13 Action Steps to Getting Promoted or Getting Hired

13 Action Steps to Getting Promoted or Getting Hired

Below are thirteen powerful steps to help you be successful in your current job or to make career move.

Step into action:

  1. Offer to help each person you contact.  Building a professional network begins with helping other people.
  2. Become a research wizard.  It is no longer necessary to drive to a library to get information on companies, job openings, and compensation.  Simply entering the information into a search engine will give you nearly all the information you need to know to find your next job.
  3. Work your network by making a list of every possible contact you have ever made in business and contact these people for ideas and opportunities.
  4. Ask for referrals of every person you contact.  Build the most powerful personal and professional database possible.
  5. Lay out your goals as specifically as you can, but be aware that the more flexible you are in terms of money, location, and responsibility the more opportunities you will have available to you.
  6. You should get to know two recruiters you trust.  Contingency recruiter or retained recruiter?  In practice, how a recruiter is compensated is not nearly as important as what contacts he may have.  Typically, retained recruiters are conducting searches where the salary is above $250,000 and involve “C” level managers.   See Working with Recruiters: The Different Types and What They Do.
  7. Be organized.  Make a list daily of your contacts, what you discussed what action you have taken and what action needs to be taken.
  8. Use some type of contact management system.  GMail and Google Calendar are great tools that are free. Smartphones offer apps.  Windows Outlook has an integrated contact management systems.  There are others.
  9. Become an expert on what is in the job market for your benefit and the benefit of the people in your network.  Read the want ads in the local newspaper, national publications, and especially trade journals,.  Track these open positions on a spreadsheet.  You may not need the information when you started the day, but you may before you finish it.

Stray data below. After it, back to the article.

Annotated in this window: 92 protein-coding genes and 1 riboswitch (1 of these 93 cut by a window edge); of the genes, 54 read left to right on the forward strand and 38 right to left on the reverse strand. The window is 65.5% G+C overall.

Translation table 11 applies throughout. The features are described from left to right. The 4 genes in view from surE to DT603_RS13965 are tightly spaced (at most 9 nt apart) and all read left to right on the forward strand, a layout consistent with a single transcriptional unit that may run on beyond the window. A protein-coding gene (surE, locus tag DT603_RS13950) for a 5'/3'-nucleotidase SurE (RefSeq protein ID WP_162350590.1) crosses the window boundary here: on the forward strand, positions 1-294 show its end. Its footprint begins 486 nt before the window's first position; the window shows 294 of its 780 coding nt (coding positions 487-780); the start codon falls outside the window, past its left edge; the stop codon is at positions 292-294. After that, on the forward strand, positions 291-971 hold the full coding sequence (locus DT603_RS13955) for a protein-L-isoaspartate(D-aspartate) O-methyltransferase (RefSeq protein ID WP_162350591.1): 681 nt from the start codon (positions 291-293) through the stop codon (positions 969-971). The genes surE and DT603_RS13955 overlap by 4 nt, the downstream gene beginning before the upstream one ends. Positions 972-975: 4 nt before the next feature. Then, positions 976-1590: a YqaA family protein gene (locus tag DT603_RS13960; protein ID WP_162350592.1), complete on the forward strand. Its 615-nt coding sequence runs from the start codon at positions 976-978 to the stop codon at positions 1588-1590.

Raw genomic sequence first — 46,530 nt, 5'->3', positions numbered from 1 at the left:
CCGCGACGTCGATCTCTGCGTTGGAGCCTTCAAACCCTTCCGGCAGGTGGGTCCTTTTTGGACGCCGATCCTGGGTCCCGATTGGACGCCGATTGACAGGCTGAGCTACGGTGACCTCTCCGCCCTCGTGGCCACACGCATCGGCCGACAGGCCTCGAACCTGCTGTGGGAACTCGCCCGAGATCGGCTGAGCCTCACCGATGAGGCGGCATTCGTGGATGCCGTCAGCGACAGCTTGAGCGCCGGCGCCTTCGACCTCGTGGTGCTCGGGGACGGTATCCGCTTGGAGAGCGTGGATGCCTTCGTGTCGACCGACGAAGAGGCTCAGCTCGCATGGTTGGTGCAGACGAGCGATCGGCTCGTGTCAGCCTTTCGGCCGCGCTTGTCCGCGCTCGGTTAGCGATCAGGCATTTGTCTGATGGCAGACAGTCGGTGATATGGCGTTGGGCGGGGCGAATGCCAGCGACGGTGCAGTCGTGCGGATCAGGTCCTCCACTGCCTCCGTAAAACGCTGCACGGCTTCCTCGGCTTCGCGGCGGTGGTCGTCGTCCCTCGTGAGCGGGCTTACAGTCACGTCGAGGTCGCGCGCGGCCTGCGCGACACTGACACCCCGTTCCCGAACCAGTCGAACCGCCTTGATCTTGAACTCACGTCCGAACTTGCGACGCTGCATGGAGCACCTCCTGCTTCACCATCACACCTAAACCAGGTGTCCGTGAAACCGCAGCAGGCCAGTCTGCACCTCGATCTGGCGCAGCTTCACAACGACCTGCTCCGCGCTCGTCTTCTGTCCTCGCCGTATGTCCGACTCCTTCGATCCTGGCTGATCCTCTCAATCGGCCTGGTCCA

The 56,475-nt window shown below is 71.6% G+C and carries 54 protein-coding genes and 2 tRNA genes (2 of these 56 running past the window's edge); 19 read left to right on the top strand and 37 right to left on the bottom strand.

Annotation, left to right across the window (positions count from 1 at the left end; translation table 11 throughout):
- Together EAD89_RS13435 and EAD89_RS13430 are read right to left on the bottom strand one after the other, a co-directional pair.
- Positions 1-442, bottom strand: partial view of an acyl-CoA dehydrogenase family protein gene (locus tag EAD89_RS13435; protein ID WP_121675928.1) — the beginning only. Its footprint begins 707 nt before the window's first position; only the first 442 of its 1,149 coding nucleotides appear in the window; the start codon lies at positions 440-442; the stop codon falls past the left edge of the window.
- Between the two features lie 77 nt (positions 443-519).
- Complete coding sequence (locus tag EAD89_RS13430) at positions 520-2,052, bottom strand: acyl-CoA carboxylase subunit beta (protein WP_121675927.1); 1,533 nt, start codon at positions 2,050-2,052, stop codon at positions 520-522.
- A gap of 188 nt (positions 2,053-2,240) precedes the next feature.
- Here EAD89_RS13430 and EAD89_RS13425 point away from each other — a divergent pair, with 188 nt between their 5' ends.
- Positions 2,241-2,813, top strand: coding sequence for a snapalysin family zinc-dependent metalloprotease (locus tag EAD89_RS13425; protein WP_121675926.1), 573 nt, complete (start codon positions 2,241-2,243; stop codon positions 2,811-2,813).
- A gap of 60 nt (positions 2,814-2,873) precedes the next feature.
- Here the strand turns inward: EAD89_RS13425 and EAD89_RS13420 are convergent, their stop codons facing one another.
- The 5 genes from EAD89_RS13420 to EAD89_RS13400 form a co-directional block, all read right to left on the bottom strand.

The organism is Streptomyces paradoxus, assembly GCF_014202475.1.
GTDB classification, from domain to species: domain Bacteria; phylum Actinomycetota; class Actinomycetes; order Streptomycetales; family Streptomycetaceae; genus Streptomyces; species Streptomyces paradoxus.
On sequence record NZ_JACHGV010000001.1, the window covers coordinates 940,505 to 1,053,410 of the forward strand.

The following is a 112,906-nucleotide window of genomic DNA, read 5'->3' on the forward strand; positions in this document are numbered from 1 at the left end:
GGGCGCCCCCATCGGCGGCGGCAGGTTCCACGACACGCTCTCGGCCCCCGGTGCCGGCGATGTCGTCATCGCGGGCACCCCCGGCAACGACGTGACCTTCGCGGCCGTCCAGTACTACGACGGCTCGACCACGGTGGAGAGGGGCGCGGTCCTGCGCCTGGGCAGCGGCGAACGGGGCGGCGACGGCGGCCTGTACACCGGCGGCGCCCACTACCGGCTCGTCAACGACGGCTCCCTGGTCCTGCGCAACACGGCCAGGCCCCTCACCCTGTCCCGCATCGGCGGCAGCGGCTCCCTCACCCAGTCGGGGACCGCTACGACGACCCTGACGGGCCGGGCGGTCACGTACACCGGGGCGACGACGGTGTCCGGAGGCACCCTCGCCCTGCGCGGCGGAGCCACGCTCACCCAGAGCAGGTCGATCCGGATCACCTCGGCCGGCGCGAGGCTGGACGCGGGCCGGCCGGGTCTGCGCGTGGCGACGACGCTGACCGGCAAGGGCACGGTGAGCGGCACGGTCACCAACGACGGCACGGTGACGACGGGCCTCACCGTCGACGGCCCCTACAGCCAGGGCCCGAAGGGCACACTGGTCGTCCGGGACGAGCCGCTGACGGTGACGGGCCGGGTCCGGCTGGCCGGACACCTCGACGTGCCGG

10. Before approaching a company directly for any purpose, research it thoroughly.  How is it structured:  Marketing, sales, operations, finance, administrative?  Public or private ownership?  Do you have a referral to get your foot in the door or who may even work against you.  Who are the key managers in your skill or business area.
  11. Prepare for an interview the same way you would prepare for a major sales call, business review, or planning session where you are the key presenter.
  12. Follow up with your contacts you have made.  An email that says I know I have neglected to stay in touch and not returned your calls but I need your help now may not serve you very well.
  13. Without your contact people can not respond quickly and can not put you into their contact management system.  Put this information every piece of correspondence.
    • Your Name
    • Your City, State, Zip
    • Your phone number
    • Your email address

Remember as stated above, offer you help every person you contact. A professional contact begins with helping other people.

“The World’s Most Noble Headhunter”

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